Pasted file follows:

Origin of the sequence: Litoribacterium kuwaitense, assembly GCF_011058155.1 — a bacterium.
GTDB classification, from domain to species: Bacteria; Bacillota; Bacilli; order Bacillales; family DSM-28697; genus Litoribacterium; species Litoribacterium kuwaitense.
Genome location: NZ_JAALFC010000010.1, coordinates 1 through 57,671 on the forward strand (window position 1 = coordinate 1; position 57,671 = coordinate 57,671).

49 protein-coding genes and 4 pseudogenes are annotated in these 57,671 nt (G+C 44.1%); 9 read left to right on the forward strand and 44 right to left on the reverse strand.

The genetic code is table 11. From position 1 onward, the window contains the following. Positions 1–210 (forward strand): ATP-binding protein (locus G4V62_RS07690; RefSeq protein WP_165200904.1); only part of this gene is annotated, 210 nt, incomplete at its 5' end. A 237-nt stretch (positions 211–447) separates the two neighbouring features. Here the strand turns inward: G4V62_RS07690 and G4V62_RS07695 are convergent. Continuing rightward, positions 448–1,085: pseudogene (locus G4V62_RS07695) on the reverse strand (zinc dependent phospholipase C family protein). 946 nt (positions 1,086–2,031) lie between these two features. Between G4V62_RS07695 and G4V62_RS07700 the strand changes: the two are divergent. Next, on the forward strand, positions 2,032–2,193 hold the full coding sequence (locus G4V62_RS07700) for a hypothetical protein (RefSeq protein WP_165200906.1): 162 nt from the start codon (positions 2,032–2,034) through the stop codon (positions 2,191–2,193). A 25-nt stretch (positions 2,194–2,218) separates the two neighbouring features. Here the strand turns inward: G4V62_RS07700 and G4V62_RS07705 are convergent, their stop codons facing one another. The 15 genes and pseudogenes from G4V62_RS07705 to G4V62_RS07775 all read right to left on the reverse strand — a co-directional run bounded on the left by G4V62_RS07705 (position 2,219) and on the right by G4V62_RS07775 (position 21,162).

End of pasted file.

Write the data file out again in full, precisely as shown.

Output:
Origin of the sequence: Litoribacterium kuwaitense, assembly GCF_011058155.1 — a bacterium.
GTDB classification, from domain to species: Bacteria; Bacillota; Bacilli; order Bacillales; family DSM-28697; genus Litoribacterium; species Litoribacterium kuwaitense.
Genome location: NZ_JAALFC010000010.1, coordinates 1 through 57,671 on the forward strand (window position 1 = coordinate 1; position 57,671 = coordinate 57,671).

49 protein-coding genes and 4 pseudogenes are annotated in these 57,671 nt (G+C 44.1%); 9 read left to right on the forward strand and 44 right to left on the reverse strand.

The genetic code is table 11. From position 1 onward, the window contains the following. Positions 1–210 (forward strand): ATP-binding protein (locus G4V62_RS07690; RefSeq protein WP_165200904.1); only part of this gene is annotated, 210 nt, incomplete at its 5' end. A 237-nt stretch (positions 211–447) separates the two neighbouring features. Here the strand turns inward: G4V62_RS07690 and G4V62_RS07695 are convergent. Continuing rightward, positions 448–1,085: pseudogene (locus G4V62_RS07695) on the reverse strand (zinc dependent phospholipase C family protein). 946 nt (positions 1,086–2,031) lie between these two features. Between G4V62_RS07695 and G4V62_RS07700 the strand changes: the two are divergent. Next, on the forward strand, positions 2,032–2,193 hold the full coding sequence (locus G4V62_RS07700) for a hypothetical protein (RefSeq protein WP_165200906.1): 162 nt from the start codon (positions 2,032–2,034) through the stop codon (positions 2,191–2,193). A 25-nt stretch (positions 2,194–2,218) separates the two neighbouring features. Here the strand turns inward: G4V62_RS07700 and G4V62_RS07705 are convergent, their stop codons facing one another. The 15 genes and pseudogenes from G4V62_RS07705 to G4V62_RS07775 all read right to left on the reverse strand — a co-directional run bounded on the left by G4V62_RS07705 (position 2,219) and on the right by G4V62_RS07775 (position 21,162).